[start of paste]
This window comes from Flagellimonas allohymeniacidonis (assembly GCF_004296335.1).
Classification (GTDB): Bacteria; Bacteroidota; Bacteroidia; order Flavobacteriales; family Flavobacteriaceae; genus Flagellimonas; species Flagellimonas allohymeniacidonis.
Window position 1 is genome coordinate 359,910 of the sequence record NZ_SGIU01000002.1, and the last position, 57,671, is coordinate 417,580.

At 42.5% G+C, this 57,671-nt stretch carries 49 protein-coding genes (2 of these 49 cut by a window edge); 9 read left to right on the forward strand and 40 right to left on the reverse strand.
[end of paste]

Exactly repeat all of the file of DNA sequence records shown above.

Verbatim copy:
This window comes from Flagellimonas allohymeniacidonis (assembly GCF_004296335.1).
Classification (GTDB): Bacteria; Bacteroidota; Bacteroidia; order Flavobacteriales; family Flavobacteriaceae; genus Flagellimonas; species Flagellimonas allohymeniacidonis.
Window position 1 is genome coordinate 359,910 of the sequence record NZ_SGIU01000002.1, and the last position, 57,671, is coordinate 417,580.

At 42.5% G+C, this 57,671-nt stretch carries 49 protein-coding genes (2 of these 49 cut by a window edge); 9 read left to right on the forward strand and 40 right to left on the reverse strand.